by Peter Mutai
NAIROBI (Xinhua) -- Kenya’s ecosystem
is undergoing serious degradation that also threatens the
country’s economic productivity, a senior official said
Judi Wakhungu, Cabinet Secretary for
Environment and Natural Resources, said deforestation that
remains the greatest threat to the country has impacted
negatively on the quality and quantity of water flowing
"We are now enlisting the services of the private sector to
help restore the ecosystem and in the process improve economic
growth," Wakhungu said during the launch of a partnership for
sustainable restoration of Mount Kenya forest ecosystem.
She said that the low economic growth has resulted into
budgetary constraint as the country’s economy depends on tourism
and agriculture that are heavily supported by the natural
Wakhungu noted that the condition has forced the government
to allocate little money to environmental conservation programs.
"Climate change and human activities are to blame for the
degradation of the water catchment towers," she noted.
Nature Kenya Executive Director Paul Matiku said over the
years there has been a decrease in water volume due to forest
cover loss in Mount Kenya.
"Hydropower and water abstraction reservoirs have become
silted with sediments, significantly raising water treatment
costs," Matiku said.
Rapid urban population growth and unprecedented industrial
activity have further increased water stress levels.
He called for swift attention to help the ecosystem recover
the lost glory, adding that the region provides water to key
national parks, generates half of the country’s total
hydropower, and supplies 95 percent of Nairobi’s water.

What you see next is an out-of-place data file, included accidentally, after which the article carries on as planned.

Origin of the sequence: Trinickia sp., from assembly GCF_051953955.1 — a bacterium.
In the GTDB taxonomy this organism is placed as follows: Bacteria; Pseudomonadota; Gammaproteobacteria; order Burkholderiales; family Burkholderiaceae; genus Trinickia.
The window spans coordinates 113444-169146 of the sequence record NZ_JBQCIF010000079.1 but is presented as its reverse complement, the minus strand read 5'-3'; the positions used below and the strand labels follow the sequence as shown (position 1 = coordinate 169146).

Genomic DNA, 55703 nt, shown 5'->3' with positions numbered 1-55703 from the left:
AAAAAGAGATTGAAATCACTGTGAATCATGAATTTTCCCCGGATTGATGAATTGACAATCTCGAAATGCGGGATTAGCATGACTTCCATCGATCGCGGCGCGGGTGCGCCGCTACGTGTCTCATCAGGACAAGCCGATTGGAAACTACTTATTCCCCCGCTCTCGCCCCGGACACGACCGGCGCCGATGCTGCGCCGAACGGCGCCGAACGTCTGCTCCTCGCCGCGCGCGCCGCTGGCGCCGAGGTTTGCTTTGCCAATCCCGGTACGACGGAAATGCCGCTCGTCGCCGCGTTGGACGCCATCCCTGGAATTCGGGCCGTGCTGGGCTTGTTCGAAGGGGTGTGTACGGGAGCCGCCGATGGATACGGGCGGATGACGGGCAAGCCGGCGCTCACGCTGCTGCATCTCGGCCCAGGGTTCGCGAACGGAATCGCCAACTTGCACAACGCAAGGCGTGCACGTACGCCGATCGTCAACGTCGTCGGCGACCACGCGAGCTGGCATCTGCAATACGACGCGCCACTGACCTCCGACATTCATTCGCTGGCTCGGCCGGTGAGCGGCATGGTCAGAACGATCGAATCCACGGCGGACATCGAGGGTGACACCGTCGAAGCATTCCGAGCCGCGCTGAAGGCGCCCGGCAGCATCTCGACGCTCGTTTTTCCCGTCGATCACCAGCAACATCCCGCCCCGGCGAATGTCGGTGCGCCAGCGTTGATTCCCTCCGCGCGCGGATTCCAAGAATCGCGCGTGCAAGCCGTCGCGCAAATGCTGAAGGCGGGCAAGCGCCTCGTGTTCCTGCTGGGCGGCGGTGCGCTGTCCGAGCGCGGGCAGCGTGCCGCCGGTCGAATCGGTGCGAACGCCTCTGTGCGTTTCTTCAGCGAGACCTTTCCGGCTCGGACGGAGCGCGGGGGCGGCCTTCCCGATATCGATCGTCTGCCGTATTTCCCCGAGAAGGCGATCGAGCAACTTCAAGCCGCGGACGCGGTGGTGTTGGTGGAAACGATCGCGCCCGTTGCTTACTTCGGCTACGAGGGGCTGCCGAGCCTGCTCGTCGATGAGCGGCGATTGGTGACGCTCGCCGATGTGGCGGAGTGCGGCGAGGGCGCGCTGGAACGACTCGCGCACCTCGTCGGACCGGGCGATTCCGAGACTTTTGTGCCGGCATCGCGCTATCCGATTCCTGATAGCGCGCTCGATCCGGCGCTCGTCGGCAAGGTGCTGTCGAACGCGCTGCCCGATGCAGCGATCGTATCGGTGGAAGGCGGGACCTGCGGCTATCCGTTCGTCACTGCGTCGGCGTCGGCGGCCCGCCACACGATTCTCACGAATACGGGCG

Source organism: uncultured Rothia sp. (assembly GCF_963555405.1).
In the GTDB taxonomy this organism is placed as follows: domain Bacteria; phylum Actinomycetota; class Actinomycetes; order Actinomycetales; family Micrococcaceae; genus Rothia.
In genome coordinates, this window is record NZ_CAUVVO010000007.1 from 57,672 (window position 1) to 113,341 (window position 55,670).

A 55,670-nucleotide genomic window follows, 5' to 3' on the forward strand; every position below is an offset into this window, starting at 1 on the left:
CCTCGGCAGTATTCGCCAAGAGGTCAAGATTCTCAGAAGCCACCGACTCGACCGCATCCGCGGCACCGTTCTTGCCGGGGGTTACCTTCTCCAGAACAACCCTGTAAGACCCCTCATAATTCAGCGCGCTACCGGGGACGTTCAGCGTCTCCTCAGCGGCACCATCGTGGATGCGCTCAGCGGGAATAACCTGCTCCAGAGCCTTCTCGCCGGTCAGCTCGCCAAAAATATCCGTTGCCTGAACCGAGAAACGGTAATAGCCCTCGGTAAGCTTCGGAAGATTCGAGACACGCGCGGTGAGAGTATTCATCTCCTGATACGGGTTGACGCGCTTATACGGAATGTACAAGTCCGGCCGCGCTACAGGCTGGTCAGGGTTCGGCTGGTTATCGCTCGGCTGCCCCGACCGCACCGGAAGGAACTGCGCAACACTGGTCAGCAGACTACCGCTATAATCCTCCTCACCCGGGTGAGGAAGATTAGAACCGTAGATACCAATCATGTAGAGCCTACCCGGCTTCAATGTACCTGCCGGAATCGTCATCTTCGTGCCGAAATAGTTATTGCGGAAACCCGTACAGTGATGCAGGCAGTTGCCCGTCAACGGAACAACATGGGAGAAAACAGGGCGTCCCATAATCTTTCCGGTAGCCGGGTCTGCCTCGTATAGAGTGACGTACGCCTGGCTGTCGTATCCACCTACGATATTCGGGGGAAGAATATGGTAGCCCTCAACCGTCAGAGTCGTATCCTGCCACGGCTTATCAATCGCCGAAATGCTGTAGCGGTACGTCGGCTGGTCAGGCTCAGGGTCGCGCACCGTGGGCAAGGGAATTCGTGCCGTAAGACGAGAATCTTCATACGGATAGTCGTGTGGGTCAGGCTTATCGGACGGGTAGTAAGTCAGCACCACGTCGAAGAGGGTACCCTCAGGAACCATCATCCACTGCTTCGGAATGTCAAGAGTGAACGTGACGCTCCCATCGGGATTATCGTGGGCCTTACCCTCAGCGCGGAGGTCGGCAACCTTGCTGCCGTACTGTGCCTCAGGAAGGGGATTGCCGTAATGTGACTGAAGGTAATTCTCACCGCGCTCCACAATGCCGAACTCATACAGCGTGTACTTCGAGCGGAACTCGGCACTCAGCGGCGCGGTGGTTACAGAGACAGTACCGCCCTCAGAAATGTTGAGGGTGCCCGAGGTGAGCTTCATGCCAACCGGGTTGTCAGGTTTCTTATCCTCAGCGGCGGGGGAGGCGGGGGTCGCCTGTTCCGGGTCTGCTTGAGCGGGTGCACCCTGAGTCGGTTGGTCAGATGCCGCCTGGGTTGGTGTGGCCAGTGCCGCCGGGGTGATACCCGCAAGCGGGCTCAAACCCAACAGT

Financial Director of Kenya Breweries Limited (KBL) Kinya
Kimotho announced 80,000 U.S. dollars to support the initiative.
The support will go alongside forest restoration and will
lead to the planting of over 100,000 trees around Mt. Kenya and
Upper Tana River ecosystem in central Kenya that holds one of
the key pillars to Kenya’s economic development.
Kenya plans reuse of
wastewater amid quick urbanization
by Peter Mutai NAIROBI (Xinhua) --
Kenya said Wednesday it has set plans to better
re-use urban wastewater as its cities grow bigger.
Cabinet Secretary for Water and Irrigation Eugene Wamalwa
said the country’s current water management systems are unable
to cope with the faster-growing cities.
"We are set to use multipurpose technologies for water re-use
and recovery of useful products," Wamalwa said in a statement to
mark World Water Day.
He said the government was determined to keep the Indian
Ocean clean by properly using the wastewater that can still be
treated for recharge and irrigation purposes.
Wamalwa said the byproducts from the domestic wastewater such
as salt, nitrogen and phosphorous have potential economic value
ad will be used in improving livelihoods.
He also blamed uncollected garbage, industrial waste and
overflowing sewers for the pollution of urban rivers that also
spread waterborne diseases to the unsuspecting water users.
Kenya’s water supply coverage has improved nationally from
56.9 percent to 58 percent during the 2015/2016 financial year,
according to the ministry.
The country is also in the process of marching sewerage
coverage by new water supply since sewerage coverage currently
stands at 25 percent.
The ministry is constructing larger water reservoirs,
boreholes, earth dams and water pans across the country to help
raise per capita water storage capacity.
"We are applying water-saving technologies such as drip,
sprinkler irrigation for upland crop cultivation and
water-saving paddy cultivation," Principal Secretary for
Irrigation Patrick Mwangi revealed.
He said that the available water resource for irrigation that
currently stands at 22,564 million cubic meters per year is
projected to increase to 26,634 million cubic meters per year in